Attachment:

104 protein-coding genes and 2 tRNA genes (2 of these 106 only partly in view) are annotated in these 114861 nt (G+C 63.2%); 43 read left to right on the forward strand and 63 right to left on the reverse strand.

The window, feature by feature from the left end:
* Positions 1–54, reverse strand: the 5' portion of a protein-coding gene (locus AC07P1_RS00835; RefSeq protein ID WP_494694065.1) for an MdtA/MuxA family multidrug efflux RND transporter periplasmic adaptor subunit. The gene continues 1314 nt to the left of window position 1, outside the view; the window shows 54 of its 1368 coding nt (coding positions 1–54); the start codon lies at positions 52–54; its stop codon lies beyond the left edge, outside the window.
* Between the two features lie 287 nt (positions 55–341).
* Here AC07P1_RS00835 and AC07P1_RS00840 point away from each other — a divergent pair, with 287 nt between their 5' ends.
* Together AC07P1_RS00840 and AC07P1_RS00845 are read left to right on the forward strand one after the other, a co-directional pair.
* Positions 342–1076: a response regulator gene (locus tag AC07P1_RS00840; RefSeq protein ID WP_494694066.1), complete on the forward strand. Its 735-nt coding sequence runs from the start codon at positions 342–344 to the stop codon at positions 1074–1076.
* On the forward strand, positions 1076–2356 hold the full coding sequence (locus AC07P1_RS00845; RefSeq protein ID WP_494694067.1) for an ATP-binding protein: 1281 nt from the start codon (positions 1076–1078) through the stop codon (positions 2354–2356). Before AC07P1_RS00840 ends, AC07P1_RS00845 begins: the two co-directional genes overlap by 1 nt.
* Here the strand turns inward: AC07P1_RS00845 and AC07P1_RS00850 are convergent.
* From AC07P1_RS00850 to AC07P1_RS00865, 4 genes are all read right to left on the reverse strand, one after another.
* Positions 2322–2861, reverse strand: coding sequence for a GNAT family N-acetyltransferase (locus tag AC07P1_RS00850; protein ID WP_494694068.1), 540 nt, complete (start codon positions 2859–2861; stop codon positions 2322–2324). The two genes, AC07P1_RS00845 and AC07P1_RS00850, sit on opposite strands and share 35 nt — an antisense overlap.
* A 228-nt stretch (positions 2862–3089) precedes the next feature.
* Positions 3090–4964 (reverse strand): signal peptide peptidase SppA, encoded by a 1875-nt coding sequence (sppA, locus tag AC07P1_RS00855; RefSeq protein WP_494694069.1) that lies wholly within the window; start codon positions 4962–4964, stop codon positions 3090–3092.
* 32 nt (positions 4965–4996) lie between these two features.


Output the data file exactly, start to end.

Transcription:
104 protein-coding genes and 2 tRNA genes (2 of these 106 only partly in view) are annotated in these 114861 nt (G+C 63.2%); 43 read left to right on the forward strand and 63 right to left on the reverse strand.

The window, feature by feature from the left end:
* Positions 1–54, reverse strand: the 5' portion of a protein-coding gene (locus AC07P1_RS00835; RefSeq protein ID WP_494694065.1) for an MdtA/MuxA family multidrug efflux RND transporter periplasmic adaptor subunit. The gene continues 1314 nt to the left of window position 1, outside the view; the window shows 54 of its 1368 coding nt (coding positions 1–54); the start codon lies at positions 52–54; its stop codon lies beyond the left edge, outside the window.
* Between the two features lie 287 nt (positions 55–341).
* Here AC07P1_RS00835 and AC07P1_RS00840 point away from each other — a divergent pair, with 287 nt between their 5' ends.
* Together AC07P1_RS00840 and AC07P1_RS00845 are read left to right on the forward strand one after the other, a co-directional pair.
* Positions 342–1076: a response regulator gene (locus tag AC07P1_RS00840; RefSeq protein ID WP_494694066.1), complete on the forward strand. Its 735-nt coding sequence runs from the start codon at positions 342–344 to the stop codon at positions 1074–1076.
* On the forward strand, positions 1076–2356 hold the full coding sequence (locus AC07P1_RS00845; RefSeq protein ID WP_494694067.1) for an ATP-binding protein: 1281 nt from the start codon (positions 1076–1078) through the stop codon (positions 2354–2356). Before AC07P1_RS00840 ends, AC07P1_RS00845 begins: the two co-directional genes overlap by 1 nt.
* Here the strand turns inward: AC07P1_RS00845 and AC07P1_RS00850 are convergent.
* From AC07P1_RS00850 to AC07P1_RS00865, 4 genes are all read right to left on the reverse strand, one after another.
* Positions 2322–2861, reverse strand: coding sequence for a GNAT family N-acetyltransferase (locus tag AC07P1_RS00850; protein ID WP_494694068.1), 540 nt, complete (start codon positions 2859–2861; stop codon positions 2322–2324). The two genes, AC07P1_RS00845 and AC07P1_RS00850, sit on opposite strands and share 35 nt — an antisense overlap.
* A 228-nt stretch (positions 2862–3089) precedes the next feature.
* Positions 3090–4964 (reverse strand): signal peptide peptidase SppA, encoded by a 1875-nt coding sequence (sppA, locus tag AC07P1_RS00855; RefSeq protein WP_494694069.1) that lies wholly within the window; start codon positions 4962–4964, stop codon positions 3090–3092.
* 32 nt (positions 4965–4996) lie between these two features.